The fact that if there is no fed law or mandate to be jabbed and a company could be sued for not requiring it on their own speaks more to the lawsuit crazy mentality in this country. That should be addressed. Lawsuits like that should just be thrown out.
Belton, eh? You and @Garmel going to visit some...um...places together?
His wife is from Belton so I assume that his in-laws are here.
Aren't you near there, too? And all the questionable hookers, etc.? There, I said it...
I live in Belton. Nah, my wild days are done.
The liability angle has more to do with the damages side of things.
I'll defend the lawsuits here. If some jackass with Covid shows up to work, coughs on me and gives me Covid and I die, yep, my family is suing. That's not crazy.
I don't know, man. He scares me.
You should be.
We look forward to pics of you and Deez at the bar.
Would you have sued over flu or some other airborne virus? You aren't going to die from covid like that, and neither are the majority of people. We'll have to disagree here.
Yeah, he's scary lol.
Further, if someone shows up to work obviously sick, that has always been a problem. I doubt most people are doing that now because of the hypersensitive nature of this covid crap.
Can't go to bars any more due to asthma. I'm pretty much a stay at home nerd now.
You wouldn't be able to make a lawsuit work on a strict liability basis. By that I mean that you wouldn't be able to hold someone liable if he had no symptoms and no reason to believe he was sick. There'd have to be some negligent act or omission by the person who passed along the virus such as going into work with reason to believe he was infectious - significant symptoms, fever, etc.
The type of virus wouldn't matter. It's the damage that would matter. If someone passes the common cold to me through negligence, could I sue? I suppose, but the damages would be far too small to make a lawsuit economically viable. However, if the person infected actually died (from Covid but also potentially the flu or something else), then yes, it would be worth pursuing. And of course all of this presupposes that you could pretty definitively establish that you contracted the virus from a particular person or place, which would be hard as hell to do. This isn't the kind of liability companies are deeply worried about. The payout could be big, but the risk of liability is very low, because proving the case would be very hard.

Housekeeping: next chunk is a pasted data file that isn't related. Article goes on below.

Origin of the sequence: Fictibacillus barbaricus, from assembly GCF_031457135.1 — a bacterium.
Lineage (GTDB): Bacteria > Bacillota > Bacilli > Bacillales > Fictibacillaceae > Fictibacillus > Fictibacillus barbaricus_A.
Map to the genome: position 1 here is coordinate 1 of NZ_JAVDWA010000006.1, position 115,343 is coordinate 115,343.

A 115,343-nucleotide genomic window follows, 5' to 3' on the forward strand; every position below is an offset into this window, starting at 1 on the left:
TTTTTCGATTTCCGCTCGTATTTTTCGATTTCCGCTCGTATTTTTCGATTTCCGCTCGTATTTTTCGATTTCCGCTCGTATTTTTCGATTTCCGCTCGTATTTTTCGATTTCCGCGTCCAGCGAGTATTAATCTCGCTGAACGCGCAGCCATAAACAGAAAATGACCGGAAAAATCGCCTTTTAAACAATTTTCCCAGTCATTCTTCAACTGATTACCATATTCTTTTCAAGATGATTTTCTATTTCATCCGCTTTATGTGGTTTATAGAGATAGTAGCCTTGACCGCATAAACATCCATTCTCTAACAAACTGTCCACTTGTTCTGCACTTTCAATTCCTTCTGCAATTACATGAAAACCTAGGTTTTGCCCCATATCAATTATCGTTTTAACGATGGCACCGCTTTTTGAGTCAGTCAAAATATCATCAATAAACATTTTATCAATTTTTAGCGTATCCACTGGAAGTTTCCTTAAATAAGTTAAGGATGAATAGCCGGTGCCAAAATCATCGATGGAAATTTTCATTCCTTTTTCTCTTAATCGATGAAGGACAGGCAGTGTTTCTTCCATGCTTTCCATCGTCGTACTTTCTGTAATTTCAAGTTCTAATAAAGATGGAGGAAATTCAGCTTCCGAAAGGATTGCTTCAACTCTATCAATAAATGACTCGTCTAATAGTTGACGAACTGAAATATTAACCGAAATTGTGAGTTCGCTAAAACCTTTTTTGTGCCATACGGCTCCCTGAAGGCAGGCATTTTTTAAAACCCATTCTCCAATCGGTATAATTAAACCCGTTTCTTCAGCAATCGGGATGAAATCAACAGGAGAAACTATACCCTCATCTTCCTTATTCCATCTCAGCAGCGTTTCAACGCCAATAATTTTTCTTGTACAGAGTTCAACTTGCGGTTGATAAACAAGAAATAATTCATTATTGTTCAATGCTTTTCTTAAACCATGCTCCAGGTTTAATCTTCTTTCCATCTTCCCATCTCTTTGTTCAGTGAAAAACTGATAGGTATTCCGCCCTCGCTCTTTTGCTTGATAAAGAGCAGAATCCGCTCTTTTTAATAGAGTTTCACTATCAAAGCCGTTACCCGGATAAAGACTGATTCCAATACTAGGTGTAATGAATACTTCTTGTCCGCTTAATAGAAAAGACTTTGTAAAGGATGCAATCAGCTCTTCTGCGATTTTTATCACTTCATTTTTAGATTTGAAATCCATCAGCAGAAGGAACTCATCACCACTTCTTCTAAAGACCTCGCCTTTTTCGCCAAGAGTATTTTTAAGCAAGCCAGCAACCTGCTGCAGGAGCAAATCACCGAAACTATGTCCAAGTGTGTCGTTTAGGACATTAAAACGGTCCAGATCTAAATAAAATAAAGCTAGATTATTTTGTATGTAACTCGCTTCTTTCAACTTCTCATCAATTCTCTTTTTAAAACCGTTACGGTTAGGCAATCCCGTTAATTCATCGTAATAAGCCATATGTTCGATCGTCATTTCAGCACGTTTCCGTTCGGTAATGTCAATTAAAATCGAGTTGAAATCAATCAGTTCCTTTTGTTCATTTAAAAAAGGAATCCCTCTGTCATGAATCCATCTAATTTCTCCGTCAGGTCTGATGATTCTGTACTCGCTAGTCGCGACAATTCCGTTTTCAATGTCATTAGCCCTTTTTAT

But here's how it could get ugly for a company. Suppose the State of New York or California (either by statute or by a common law ruling from its court) decides that businesses not only have a duty not to let people they know to be sick come to work (which I think most people would think is pretty fair) but have a legal duty to require vaccination of its employees or test them for Covid and suppose a business doesn't do that. Well, I'd still have to tie my Covid case to that business, which would be tough, but if I could do that, forcing liability would be much easier. The failure to require vaccination or testing would itself be enough to constitute negligence and therefore liability.
There you go. How to prove where you contracted an airborne virus. Very difficult at best I would say.
Allow me to rephrase. Stupid that too many people have been scared by this virus and we continue to talk about it in this vein.
Really? It is virtually impossible to 100% confirm without a doubt where they caught a virus. Just because someone they were in contact with is known to be sick doesn't make that known sick person guilty.
You don't have to prove it to 100 percent without a doubt. If the was the standard, nobody would ever be liable for or go to jail for anything. You have to prove it by a preponderance of the evidence. Very hard to do? Yes. Impossible? No.